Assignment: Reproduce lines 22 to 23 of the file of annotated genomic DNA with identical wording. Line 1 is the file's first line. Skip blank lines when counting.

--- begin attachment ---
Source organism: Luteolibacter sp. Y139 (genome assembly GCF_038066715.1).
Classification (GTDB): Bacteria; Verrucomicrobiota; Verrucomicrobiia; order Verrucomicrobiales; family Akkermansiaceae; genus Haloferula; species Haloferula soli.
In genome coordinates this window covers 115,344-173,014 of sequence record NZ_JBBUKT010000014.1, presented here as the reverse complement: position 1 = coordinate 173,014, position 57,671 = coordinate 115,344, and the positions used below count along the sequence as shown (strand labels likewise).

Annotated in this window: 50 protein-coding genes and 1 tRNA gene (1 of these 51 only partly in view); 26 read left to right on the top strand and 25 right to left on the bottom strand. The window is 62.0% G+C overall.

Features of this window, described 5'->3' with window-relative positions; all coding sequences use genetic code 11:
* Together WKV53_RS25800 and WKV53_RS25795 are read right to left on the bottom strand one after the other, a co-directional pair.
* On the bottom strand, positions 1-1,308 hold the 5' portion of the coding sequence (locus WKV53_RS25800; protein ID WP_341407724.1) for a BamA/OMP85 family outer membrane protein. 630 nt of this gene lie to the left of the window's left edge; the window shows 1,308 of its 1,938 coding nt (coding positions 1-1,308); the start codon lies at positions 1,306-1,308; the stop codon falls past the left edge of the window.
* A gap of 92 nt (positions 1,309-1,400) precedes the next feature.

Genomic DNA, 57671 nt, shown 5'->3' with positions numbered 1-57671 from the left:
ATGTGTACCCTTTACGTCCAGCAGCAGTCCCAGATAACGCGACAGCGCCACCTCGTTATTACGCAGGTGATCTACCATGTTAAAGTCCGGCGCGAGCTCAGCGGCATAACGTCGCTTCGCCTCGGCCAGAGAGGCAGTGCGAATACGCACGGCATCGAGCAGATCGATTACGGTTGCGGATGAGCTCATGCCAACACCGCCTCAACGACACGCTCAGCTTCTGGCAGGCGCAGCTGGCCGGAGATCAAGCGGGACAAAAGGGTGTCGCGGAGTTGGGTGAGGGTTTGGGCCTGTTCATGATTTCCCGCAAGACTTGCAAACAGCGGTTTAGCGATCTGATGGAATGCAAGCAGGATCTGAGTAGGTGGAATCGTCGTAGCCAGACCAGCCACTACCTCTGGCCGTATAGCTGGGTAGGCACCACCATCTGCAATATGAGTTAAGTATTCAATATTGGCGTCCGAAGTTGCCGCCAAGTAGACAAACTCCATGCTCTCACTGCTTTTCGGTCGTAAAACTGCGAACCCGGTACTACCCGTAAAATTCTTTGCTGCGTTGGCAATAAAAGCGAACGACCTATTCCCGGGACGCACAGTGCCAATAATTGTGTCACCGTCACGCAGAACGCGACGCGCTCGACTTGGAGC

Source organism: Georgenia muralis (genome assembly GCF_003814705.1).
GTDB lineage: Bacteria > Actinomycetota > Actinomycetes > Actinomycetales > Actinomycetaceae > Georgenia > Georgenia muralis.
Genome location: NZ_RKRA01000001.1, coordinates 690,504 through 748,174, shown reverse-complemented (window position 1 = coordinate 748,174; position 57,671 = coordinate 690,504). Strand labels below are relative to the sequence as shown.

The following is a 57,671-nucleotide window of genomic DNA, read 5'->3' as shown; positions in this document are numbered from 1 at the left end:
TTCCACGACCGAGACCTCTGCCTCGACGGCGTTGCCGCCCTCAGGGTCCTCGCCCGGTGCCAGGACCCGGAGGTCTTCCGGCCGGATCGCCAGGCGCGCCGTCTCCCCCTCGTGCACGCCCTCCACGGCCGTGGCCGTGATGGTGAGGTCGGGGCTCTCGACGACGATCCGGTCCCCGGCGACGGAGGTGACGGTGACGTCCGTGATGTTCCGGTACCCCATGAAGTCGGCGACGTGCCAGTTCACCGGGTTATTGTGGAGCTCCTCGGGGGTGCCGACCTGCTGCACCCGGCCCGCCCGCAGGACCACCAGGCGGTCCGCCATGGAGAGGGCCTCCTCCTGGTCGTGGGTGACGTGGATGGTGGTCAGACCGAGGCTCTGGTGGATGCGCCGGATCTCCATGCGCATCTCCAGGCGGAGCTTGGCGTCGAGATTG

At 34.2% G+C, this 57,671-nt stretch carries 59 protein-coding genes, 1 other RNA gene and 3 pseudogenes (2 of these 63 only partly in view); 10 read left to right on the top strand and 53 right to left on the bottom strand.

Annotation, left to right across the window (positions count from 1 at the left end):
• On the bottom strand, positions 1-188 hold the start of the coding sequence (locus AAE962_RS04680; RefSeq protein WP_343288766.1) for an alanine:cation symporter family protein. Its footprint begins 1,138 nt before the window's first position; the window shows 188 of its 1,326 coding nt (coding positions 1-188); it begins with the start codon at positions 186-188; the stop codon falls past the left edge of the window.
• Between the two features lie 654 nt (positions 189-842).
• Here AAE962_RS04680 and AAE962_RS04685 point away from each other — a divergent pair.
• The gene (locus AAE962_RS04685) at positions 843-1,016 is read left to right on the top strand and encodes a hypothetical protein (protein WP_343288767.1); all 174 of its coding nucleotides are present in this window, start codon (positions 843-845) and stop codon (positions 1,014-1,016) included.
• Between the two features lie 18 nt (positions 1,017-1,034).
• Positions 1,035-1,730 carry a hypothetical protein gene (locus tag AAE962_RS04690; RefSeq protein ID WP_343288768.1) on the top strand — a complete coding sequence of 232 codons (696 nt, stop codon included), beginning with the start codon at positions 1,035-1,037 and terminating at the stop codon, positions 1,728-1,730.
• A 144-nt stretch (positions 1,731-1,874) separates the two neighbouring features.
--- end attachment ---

• Between the two features lie 18 nt (positions 1,017-1,034).
• Positions 1,035-1,730 carry a hypothetical protein gene (locus tag AAE962_RS04690; RefSeq protein ID WP_343288768.1) on the top strand — a complete coding sequence of 232 codons (696 nt, stop codon included), beginning with the start codon at positions 1,035-1,037 and terminating at the stop codon, positions 1,728-1,730.